Other companies continue to explore the possibilities inherent in wood quality. Morrison Bowmore Distillers, owners of the repackaged and repositioned Glengarioch, Auchentoshen and Bowmore, continue to invest much time and money into selection of the right casks, says Hannah Fisher, brand manager for Auchentoshan, with a dedicated team that selects casks an investigates other maturation possibilities, including different finishes.
According to Jim Brennan—whose VP role at Remy Cointreau includes overseeing single malts The Macallan and Highland Park and the blend Famous Grouse—innovation is now built into the Scotch whisky mentality. “The economic difficulties have not changed the Scotch or single malt categories significantly,” he says. “Innovation continues to play a role. That said, most of the growth is coming from core products and especially so for The Macallan.”
Distillers with large stores of older spirit continue to supply new iterations to keep customers engaged. “Interest for new products is very prevalent in Scotch,” says Adam Rosen, Director of Scotch, Diageo NA. Diageo’s range—the various Johnnie Walkers, plus single malts Caol Ila, Lagavulin, Talisker, Oban, Cardhu and many others—gives them credibility among consumers to offer new extensions using rare expressions or different casking methods, he says.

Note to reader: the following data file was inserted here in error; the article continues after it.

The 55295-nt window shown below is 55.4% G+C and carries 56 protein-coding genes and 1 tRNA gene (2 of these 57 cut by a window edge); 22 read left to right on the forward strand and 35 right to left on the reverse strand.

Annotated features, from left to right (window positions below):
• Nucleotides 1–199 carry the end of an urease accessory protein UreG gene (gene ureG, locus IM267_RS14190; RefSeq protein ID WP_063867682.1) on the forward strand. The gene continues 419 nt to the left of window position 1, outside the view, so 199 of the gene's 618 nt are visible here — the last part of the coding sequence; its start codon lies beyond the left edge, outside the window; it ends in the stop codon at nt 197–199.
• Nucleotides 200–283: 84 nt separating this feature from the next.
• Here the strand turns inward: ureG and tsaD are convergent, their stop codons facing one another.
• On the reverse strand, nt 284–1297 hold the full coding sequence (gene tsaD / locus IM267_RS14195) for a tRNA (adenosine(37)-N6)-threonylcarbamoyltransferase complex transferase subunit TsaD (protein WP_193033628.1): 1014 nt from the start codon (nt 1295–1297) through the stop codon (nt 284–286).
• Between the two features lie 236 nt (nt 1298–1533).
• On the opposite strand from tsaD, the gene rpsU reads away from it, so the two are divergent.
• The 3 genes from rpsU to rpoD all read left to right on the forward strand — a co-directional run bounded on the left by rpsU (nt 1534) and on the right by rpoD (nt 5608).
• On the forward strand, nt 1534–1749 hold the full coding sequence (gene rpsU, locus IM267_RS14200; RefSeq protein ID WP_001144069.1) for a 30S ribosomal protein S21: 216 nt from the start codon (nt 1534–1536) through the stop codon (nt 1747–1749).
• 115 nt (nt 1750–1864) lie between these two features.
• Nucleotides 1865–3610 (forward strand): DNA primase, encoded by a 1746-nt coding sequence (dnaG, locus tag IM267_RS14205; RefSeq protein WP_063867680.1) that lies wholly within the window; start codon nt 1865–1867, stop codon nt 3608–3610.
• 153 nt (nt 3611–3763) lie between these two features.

Diageo will soon be shipping the annual Classic Malts Distiller’s Editions, half a dozen or so older single malts and a limited number of natural cask-strength single malt whiskies dubbed Special Releases. This year the company also intends to introduce a special expression of the blend Buchanan’s.
In a fairly unorthodox move, Balblair, one of the oldest distilleries in Scotland, decided to switch over exclusively to vintage bottlings. Instead of age statements, all of Balblair’s single malts are vintage-dated. Distillery Manager John MacDonald tastes each cask as it develops; they are bottled and released when he believes the character of the whisky is just right, not in any chronological order. For example, the first to hit the U.S. market two years ago were the 1991 and 1997; the 2000 and 1989 debuted last year and the 1969 will hit shelves in limited quantities
Blends Get Better